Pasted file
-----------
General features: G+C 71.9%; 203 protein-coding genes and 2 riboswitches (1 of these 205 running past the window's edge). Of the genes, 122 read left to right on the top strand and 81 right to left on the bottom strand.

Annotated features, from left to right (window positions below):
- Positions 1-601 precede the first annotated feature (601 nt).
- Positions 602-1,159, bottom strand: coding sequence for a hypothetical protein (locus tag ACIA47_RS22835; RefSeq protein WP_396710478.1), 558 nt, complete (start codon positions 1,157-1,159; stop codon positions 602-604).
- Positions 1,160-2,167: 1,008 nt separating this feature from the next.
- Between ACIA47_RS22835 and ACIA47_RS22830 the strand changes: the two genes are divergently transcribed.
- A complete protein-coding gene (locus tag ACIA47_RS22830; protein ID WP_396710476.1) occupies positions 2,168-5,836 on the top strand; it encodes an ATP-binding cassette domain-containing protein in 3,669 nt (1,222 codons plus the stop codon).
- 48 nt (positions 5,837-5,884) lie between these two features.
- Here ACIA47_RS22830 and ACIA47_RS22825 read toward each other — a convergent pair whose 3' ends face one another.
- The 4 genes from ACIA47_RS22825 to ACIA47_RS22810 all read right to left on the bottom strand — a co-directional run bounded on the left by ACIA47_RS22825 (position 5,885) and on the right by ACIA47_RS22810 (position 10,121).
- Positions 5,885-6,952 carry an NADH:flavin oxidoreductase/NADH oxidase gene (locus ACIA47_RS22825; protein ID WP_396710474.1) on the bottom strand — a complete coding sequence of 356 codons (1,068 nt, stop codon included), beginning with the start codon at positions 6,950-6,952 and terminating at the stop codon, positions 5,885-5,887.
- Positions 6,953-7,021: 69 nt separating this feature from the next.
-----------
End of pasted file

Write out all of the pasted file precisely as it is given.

General features: G+C 71.9%; 203 protein-coding genes and 2 riboswitches (1 of these 205 running past the window's edge). Of the genes, 122 read left to right on the top strand and 81 right to left on the bottom strand.

Annotated features, from left to right (window positions below):
- Positions 1-601 precede the first annotated feature (601 nt).
- Positions 602-1,159, bottom strand: coding sequence for a hypothetical protein (locus tag ACIA47_RS22835; RefSeq protein WP_396710478.1), 558 nt, complete (start codon positions 1,157-1,159; stop codon positions 602-604).
- Positions 1,160-2,167: 1,008 nt separating this feature from the next.
- Between ACIA47_RS22835 and ACIA47_RS22830 the strand changes: the two genes are divergently transcribed.
- A complete protein-coding gene (locus tag ACIA47_RS22830; protein ID WP_396710476.1) occupies positions 2,168-5,836 on the top strand; it encodes an ATP-binding cassette domain-containing protein in 3,669 nt (1,222 codons plus the stop codon).
- 48 nt (positions 5,837-5,884) lie between these two features.
- Here ACIA47_RS22830 and ACIA47_RS22825 read toward each other — a convergent pair whose 3' ends face one another.
- The 4 genes from ACIA47_RS22825 to ACIA47_RS22810 all read right to left on the bottom strand — a co-directional run bounded on the left by ACIA47_RS22825 (position 5,885) and on the right by ACIA47_RS22810 (position 10,121).
- Positions 5,885-6,952 carry an NADH:flavin oxidoreductase/NADH oxidase gene (locus ACIA47_RS22825; protein ID WP_396710474.1) on the bottom strand — a complete coding sequence of 356 codons (1,068 nt, stop codon included), beginning with the start codon at positions 6,950-6,952 and terminating at the stop codon, positions 5,885-5,887.
- Positions 6,953-7,021: 69 nt separating this feature from the next.